Then, in a January 11 press release, RNC Deputy Chairman Jack Oliver began the process of transforming the term into a catchphrase, hailing a poll showing opposition to repealing or delaying the Bush tax cut by saying: "Americans are rejecting Daschlenomics because they know it's exactly the wrong prescription for our nation's economic ills." On January 13, Washington Post columnist George Will let loose with a column that defined "Daschlenomics" as "[holding] that even during economic slowdowns, surpluses -- government taxing more than existing programs require -- are virtuous." Will also uses the related term "Daschleized" nine separate times, as Chris Mooney points out in The American Prospect Online.
Dick Armey adopts "Daschlenomics"
On January 16, House Majority Leader Dick Armey issued a press release saying Senator Ted Kennedy's call for repeal (120K PDF file) of unimplemented tax cuts for more affluent Americans "endorses Daschlenomics". The term became the object of further derision in a January 17 and 18 series of articles on "Daschlenomics" on Armey's website.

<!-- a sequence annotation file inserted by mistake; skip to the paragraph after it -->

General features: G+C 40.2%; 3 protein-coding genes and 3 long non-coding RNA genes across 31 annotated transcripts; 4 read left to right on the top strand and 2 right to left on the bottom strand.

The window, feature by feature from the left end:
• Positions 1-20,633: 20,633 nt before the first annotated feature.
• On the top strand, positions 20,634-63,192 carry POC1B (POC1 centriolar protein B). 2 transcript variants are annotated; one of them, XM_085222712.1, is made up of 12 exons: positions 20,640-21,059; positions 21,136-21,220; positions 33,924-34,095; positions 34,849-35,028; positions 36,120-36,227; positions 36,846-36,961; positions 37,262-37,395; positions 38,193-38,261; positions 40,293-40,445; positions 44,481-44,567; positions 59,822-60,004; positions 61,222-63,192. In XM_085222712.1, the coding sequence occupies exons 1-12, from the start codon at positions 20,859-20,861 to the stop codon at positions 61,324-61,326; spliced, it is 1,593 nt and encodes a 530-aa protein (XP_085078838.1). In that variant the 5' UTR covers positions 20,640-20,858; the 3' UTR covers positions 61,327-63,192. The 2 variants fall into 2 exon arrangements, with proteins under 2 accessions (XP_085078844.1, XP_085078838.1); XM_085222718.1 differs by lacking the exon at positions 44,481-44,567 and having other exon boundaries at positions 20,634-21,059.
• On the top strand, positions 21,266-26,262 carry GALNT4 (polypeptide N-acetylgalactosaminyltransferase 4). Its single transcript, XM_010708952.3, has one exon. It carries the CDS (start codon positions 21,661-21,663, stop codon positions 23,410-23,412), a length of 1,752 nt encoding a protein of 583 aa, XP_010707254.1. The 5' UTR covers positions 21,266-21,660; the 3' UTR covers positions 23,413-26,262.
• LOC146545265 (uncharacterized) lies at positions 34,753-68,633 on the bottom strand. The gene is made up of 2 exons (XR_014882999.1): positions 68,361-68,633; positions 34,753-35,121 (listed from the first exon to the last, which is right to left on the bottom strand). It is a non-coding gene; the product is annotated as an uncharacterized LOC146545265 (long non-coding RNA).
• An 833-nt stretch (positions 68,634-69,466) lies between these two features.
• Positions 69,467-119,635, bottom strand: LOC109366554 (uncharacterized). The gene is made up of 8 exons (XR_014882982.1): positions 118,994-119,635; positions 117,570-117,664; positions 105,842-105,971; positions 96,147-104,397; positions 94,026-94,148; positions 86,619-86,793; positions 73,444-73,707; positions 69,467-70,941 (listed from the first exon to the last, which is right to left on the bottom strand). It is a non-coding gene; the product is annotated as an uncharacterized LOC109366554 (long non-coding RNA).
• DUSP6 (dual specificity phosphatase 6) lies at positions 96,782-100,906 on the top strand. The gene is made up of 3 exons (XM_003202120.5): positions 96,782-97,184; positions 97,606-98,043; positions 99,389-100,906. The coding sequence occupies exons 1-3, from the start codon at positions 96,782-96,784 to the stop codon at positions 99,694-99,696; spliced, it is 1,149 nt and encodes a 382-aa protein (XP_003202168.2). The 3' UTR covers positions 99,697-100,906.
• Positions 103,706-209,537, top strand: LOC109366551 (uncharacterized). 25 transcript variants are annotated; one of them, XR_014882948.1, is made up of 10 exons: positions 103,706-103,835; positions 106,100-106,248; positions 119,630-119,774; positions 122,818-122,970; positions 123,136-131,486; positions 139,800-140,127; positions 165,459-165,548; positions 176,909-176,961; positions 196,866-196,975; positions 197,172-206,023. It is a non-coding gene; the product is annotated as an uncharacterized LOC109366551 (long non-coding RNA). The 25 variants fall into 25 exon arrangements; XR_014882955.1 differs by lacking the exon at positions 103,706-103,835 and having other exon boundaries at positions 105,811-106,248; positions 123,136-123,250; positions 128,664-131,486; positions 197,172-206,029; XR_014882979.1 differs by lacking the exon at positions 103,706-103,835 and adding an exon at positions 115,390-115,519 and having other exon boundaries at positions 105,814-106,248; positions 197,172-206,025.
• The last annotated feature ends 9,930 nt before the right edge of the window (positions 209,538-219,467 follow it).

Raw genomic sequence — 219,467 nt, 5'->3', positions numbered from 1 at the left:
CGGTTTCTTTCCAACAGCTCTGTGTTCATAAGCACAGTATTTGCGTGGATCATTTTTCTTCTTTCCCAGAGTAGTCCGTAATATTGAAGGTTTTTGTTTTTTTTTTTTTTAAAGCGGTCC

In these articles, we can see the latest steps in the process of turning "Daschlenomics" into a broad and illogical set of associations used to attack Democrats on economic policy. First, Armey's claim that Kennedy "endorses Daschlenomics" blurs some important lines. Even assuming that Daschle shares Kennedy's desire to repeal some unimplemented tax cut, Daschle's speech advocates running surpluses to keep long-term interest rates low and thereby stimulate the economy, while Kennedy calls for spending funds from repealed tax cuts on government programs such as prescription drug coverage under Medicare. After attacking the "Top Ten Problems With Daschlenomics" (using quotes from the January 4 speech), Armey then extends the jargon even farther by setting up "Daschlenomics" as the haziest possible term of derision: "Fuzzy math has given way to 'Daschlenomics' as the tax-and-spenders scramble to explain why the repeal of a tax cut isn't a tax hike."